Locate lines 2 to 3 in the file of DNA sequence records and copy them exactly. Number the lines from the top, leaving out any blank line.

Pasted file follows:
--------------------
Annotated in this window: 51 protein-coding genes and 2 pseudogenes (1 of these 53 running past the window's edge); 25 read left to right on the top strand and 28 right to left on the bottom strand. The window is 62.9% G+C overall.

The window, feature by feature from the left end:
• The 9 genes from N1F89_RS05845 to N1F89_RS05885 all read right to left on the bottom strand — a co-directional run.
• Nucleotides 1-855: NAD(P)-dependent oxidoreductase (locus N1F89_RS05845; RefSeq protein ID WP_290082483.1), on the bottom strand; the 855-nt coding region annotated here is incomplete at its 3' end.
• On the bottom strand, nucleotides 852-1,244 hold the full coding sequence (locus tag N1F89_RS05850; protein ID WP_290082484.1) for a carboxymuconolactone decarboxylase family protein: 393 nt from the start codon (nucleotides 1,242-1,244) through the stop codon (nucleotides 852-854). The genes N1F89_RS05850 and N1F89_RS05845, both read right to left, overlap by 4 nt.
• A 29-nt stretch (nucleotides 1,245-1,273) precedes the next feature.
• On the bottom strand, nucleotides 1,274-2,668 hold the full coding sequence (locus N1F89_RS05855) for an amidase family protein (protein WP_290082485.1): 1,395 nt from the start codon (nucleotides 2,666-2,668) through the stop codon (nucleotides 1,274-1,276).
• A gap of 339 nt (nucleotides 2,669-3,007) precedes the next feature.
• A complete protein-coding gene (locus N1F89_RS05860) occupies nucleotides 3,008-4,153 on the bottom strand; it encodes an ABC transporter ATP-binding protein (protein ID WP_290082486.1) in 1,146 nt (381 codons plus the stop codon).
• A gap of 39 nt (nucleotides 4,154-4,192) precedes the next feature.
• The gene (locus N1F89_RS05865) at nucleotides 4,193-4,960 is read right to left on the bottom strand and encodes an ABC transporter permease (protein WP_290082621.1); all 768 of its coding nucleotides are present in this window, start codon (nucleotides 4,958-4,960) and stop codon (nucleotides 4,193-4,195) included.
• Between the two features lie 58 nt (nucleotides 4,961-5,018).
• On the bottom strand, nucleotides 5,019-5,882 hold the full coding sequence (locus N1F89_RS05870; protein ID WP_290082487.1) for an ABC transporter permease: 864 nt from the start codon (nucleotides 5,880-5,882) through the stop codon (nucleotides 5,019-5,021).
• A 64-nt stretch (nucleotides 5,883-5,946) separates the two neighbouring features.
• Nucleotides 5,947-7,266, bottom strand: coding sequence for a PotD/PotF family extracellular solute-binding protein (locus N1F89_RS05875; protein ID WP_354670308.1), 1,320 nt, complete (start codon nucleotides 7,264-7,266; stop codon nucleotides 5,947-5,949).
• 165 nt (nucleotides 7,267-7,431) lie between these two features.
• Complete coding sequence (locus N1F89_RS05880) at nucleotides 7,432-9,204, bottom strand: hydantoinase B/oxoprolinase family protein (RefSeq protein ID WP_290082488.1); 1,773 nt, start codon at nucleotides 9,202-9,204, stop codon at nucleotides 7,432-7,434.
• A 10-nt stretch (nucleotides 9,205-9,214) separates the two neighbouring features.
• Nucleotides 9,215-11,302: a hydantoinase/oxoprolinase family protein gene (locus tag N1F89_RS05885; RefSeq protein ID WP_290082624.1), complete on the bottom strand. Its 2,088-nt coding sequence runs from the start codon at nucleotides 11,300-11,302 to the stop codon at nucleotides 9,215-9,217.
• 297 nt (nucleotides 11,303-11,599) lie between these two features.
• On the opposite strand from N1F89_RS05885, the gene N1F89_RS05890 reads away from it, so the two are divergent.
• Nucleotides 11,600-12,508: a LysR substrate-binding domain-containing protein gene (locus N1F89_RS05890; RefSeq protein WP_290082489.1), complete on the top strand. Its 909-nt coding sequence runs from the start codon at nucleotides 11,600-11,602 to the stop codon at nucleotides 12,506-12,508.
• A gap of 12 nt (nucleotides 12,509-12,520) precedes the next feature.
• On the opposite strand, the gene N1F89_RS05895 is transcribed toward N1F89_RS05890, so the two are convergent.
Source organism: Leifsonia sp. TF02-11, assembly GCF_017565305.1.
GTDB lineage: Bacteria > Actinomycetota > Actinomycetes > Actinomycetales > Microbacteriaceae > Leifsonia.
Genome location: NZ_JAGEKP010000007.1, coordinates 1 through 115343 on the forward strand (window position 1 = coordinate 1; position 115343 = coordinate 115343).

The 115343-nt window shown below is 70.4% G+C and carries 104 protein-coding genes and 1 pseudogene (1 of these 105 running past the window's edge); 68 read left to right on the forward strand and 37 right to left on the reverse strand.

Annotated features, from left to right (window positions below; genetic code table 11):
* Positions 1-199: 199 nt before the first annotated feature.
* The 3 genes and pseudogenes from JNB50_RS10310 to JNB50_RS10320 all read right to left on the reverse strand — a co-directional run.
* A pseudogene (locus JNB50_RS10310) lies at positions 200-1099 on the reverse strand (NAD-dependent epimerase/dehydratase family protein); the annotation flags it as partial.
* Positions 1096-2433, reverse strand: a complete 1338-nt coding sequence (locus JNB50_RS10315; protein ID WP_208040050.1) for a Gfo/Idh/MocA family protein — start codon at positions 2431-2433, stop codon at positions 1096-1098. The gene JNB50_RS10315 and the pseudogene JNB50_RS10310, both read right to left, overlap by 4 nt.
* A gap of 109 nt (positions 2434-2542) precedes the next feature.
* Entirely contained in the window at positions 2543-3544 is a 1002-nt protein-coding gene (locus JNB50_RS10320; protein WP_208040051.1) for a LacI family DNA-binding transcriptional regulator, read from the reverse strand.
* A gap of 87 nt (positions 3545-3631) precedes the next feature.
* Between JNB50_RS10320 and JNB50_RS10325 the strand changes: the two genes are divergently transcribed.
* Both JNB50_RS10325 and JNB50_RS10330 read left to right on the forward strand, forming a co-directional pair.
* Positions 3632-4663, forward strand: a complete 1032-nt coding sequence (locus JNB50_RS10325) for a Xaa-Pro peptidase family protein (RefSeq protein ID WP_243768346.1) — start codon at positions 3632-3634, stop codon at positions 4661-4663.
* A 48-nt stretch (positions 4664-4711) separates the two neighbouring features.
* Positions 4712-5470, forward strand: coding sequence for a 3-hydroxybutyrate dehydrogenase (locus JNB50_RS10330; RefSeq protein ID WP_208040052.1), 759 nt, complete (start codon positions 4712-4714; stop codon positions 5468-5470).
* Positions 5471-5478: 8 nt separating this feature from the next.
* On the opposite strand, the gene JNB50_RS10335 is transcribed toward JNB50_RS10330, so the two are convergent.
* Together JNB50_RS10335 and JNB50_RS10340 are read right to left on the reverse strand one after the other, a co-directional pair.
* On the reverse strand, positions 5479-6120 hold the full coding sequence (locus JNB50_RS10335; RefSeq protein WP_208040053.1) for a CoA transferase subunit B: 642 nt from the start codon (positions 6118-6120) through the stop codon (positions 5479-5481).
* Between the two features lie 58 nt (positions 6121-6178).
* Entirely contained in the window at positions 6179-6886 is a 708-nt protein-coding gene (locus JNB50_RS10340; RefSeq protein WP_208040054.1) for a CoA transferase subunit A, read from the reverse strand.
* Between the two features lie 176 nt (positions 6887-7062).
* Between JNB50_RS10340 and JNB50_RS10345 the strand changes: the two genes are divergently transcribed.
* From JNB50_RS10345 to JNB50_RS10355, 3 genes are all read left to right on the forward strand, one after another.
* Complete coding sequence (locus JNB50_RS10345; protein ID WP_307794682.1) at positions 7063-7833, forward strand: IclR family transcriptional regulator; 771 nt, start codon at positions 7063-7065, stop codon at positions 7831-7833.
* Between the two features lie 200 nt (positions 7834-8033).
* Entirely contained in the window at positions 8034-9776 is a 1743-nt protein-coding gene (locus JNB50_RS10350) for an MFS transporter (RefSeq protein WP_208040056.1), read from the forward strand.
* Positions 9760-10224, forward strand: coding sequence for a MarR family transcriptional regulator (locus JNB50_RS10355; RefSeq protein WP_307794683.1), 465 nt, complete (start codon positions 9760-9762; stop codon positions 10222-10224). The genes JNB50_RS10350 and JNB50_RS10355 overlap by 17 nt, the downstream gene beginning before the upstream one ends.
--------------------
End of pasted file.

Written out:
The window, feature by feature from the left end:
• The 9 genes from N1F89_RS05845 to N1F89_RS05885 all read right to left on the bottom strand — a co-directional run.